FALL INTO CREVASSE
Washington, Mount Rainier, Emmons Glacier
On July 29, Don McIntyre and Joel Koury had just climbed Liberty Ridge and were forced to bivy near the summit of Rainier due to a sudden storm which deposited wet, heavy snow on the upper mountain. The team had lost the descent route in the weather and was making their way down the Emmons Glacier when Koury slipped while cleaning the wet snow from his crampons. Unable to arrest quickly in these conditions, Koury slid into McIntyre who was near the edge of the crevasse. Both fell and landed on a ledge system 25 to 30 feet below. McIntyre ruptured his aortic artery and Koury sustained knee, leg and hip injuries. McIntyre died a few hours later due to his injuries.
Ranger Kellogg was contacted by a climbing party of two descending the Emmons Glacier who reported that another team of two had taken a crevasse fall around 13,300 feet. One of the members was reported to be seriously injured, unconscious and having difficulty breathing. Kellogg relayed the information to White River ranger station and teams were assembled for a flight to assist with the rescue. Rangers Gauthier and Kellogg were climbing to the accident from Camp Schurman but were called back to join the other rescuers who were being shuttled to Emmons Flats where they awaited the arrival of a larger helicopter to insert the entire team close to the accident scene. At 7:30 p.m. a team of nine rangers was transported to the summit in an Army Chinook and ranger Brenchley led the hasty team of three to the accident scene to assess the situation while Gauthier organized the remaining rescuers for a technical lowering and possible crevasse extraction with litter. Upon arriving at the crevasse, Brenchley's team found Don McIntyre dead and his partner Joel Koury injured but ambulatory. At this point, the sun was setting and teams were restructured; Brenchley descended with Koury and six other rescuers back to Camp Schurman while Gauthier and Kellogg stayed at the crevasse with McIntyre to begin removal operations early the next morning.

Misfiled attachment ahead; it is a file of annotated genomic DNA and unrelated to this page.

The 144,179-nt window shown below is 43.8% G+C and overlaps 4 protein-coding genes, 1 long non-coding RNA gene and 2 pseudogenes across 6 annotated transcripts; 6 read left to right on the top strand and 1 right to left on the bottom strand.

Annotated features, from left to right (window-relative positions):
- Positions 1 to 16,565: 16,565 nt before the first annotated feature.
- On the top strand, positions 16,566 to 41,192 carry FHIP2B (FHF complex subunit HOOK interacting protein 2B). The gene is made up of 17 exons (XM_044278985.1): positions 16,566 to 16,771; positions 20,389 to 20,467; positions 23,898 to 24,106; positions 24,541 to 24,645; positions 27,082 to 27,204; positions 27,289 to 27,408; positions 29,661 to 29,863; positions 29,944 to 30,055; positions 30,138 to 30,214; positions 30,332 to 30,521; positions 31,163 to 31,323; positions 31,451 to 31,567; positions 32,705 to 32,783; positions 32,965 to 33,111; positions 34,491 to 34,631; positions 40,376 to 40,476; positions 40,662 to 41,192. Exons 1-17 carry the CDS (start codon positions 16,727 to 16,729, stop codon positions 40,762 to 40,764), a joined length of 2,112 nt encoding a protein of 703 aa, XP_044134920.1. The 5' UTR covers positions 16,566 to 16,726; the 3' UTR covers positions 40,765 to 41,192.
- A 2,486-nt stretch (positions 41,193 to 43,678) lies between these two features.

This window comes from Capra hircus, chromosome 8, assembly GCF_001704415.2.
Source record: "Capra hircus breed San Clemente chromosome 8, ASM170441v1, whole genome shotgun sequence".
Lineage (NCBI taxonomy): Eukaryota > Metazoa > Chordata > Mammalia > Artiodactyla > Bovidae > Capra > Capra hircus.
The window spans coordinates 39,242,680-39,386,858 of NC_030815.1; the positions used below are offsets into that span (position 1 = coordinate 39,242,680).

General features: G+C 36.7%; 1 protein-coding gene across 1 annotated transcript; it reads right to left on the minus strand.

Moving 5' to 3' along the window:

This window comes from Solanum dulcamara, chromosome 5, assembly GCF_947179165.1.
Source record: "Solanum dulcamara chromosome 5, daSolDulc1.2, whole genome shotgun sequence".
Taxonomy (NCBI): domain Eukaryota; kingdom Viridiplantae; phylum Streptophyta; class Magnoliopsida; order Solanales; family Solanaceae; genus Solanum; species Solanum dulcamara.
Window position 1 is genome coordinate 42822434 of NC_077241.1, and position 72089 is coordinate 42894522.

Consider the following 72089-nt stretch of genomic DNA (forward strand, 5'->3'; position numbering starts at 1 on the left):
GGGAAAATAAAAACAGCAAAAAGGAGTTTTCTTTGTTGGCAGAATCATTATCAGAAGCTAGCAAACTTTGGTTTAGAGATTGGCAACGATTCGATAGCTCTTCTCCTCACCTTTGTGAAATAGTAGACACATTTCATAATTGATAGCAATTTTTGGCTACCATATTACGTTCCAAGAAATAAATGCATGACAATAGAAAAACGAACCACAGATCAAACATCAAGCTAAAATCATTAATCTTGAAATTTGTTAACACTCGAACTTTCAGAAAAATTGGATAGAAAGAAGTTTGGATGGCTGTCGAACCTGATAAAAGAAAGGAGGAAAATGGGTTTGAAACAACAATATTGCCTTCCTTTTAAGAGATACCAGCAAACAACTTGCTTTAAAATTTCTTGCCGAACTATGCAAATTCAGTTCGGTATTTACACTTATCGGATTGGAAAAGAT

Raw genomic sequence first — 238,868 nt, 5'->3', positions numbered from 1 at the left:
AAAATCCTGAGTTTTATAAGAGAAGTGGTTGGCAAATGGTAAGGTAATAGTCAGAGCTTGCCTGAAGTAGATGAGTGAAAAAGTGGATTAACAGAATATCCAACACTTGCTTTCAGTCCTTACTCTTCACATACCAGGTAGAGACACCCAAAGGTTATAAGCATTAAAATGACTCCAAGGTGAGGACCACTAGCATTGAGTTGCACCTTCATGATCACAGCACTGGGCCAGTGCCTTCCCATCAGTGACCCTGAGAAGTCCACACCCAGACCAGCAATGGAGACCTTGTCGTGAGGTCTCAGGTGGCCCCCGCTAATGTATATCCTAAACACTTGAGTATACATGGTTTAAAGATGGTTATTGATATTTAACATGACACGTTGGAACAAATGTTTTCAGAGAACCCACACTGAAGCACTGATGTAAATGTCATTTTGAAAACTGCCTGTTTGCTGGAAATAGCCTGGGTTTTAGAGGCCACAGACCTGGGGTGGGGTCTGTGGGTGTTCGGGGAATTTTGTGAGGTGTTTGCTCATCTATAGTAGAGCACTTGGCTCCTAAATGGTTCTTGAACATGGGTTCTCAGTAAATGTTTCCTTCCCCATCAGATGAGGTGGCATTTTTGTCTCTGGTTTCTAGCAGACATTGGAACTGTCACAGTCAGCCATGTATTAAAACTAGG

The weather remained good the following day and plans were made to fly Koury and the seven rescuers out of the field while Gauthier and Kellogg prepared McIntyres body for a hoist operation from 13,300 feet. Late morning mechanical problems prevented the Army helicopter from flight and a smaller helicopter was used to transport Koury and the team at Camp Schurman to Ranger Airfield. Unable to hoist with a small helicopter at such a high altitude, Gauthier's team secured the body well out of sight and away from the climbing route for an extraction when a suitable helicopter could be obtained. Weather and the heavy climbing activity prevented helicopter operations for the next five days. On Monday August 4, Rangers Gauthier, Yelverton and Olver were flown to the summit and down climbed to the hoist site. The Army Chinook was able to hoist the body and the team was picked up on the summit.
The upper mountain of Rainier is notorious for sudden and unexpected storms that cover the climbing routes and leave climbers disoriented. The newly deposited wet snow made conditions very slick and was sticking to their crampons. Frequent “banging” with an ice ax was required to clean them and most climbers are unlikely to stop, anchor and then clean their crampons. Due to McIntyre's close proximity to the edge of the crevasse, there was little room for self arrest and a simple fall turned into a serious accident. (Source: Mike Gauthier, SAR Ranger, Mount Rainier National Park)